Arguments 2 and 3 are both true, but not if you compare to alternatives. The alternatives to e-bikes are cars, buses, street cars and subways. Each of these requires batteries, and each takes more raw material to produce than an e-bike. It would be interesting to compare an e-bikes footprint to the shared footprints of various modes of public transit per person, but it's pretty obvious that an e-bike is better for the environment than a car.

Argument 4 is surely true. I've seen people with no pedals using e-bikes in bike lanes. But there's no law that says a bike has to be operated with pedals on. It takes less than a minute to take the pedals off any bike.

There are a lot of people in society who want to get around town in something less resource intensive than a car, but don't want to bike for whatever reason. An e-bike is the obvious solution for these folks.

The arguments that e-bike opponents make are all true, but they don't form grounds for banning e-bikes, either from bike lanes or in general. I understand not liking e-bikes for aesthetic or environmental reasons, but to suggest that they don't belong on our roads is wrong.

The big recumbent image at the top is by Mark Stosberg. The smaller velocar image is by Björn Söderqvist.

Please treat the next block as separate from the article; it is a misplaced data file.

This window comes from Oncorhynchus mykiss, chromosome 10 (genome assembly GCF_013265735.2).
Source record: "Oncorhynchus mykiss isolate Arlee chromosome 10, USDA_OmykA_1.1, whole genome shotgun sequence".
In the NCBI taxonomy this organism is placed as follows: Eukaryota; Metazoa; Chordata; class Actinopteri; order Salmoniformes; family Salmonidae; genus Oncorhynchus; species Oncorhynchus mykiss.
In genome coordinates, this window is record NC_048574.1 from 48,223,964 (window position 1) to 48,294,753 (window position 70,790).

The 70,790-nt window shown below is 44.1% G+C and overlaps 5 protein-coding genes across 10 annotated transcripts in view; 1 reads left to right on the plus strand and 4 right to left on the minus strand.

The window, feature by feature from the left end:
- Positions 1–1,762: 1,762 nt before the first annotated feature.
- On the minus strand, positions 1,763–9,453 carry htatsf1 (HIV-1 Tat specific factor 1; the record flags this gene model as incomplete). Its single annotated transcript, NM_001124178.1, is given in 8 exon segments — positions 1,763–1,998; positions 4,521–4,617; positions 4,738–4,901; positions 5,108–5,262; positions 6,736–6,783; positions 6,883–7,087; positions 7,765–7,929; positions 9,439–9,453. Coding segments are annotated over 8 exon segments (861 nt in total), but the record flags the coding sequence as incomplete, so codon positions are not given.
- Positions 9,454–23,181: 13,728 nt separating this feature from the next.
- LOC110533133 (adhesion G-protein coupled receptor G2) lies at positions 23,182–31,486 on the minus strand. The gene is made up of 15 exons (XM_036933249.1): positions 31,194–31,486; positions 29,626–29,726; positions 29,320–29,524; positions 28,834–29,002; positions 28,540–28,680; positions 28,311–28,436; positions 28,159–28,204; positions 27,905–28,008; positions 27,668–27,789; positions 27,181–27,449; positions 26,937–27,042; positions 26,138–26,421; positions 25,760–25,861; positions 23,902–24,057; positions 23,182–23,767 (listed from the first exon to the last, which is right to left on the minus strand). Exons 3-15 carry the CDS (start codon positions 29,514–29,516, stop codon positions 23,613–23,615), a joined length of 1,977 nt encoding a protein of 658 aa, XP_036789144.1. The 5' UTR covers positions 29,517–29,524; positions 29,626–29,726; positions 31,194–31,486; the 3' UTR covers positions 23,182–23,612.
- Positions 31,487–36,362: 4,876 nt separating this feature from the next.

From Lillian H. Smith to the Toronto Reference Library - A Timelapse

Timelapse photography from a bike on the streets of downtown Toronto. The ride was from Lillian H. Smith to the Toronto Reference Library.

Biking is really great. It always inspires me to do creative things.

The music is by Gustav Mahler: Symphony Number 2.


"Good riddance"

This morning, right outside of my office, lying in the gutter, is the corpse of a raccoon. I always stop to take a look at roadkill; I'm interested in seeing what kind of an animal it was, so I have a better idea of what kinds of animals we have living around us in the urban environment.

This particular raccoon looked fairly young. As far as auto-assisted animal deaths go, his wasn't too gruesome. The only signs of violence were a curd of coagulated blood sticking out of his mouth, and a slightly unnatural twist to his spine.

I only paused to look at the body for a second, then went into my office. As the door closed, a passing perambulator said, "Good riddance," loudly enough so that I'd hear.

The speaker could have just been a heartless bastard, trivializing another's upset for a dead animal. They could also be speaking honestly, and actually hoping that raccoons are exterminated. Reality remains: the urban environment is and always has been an environment. We shouldn't strive for an abiotic utopia, as none could ever possibly exist. If the raccoons don't occasionally go through your green bin, the freegans will.

Raccoons are as much a part of our existence in cities as we city-dwellers ourselves are.

The pictured raccoon, very much alive, was photographed by Leanne Eisen.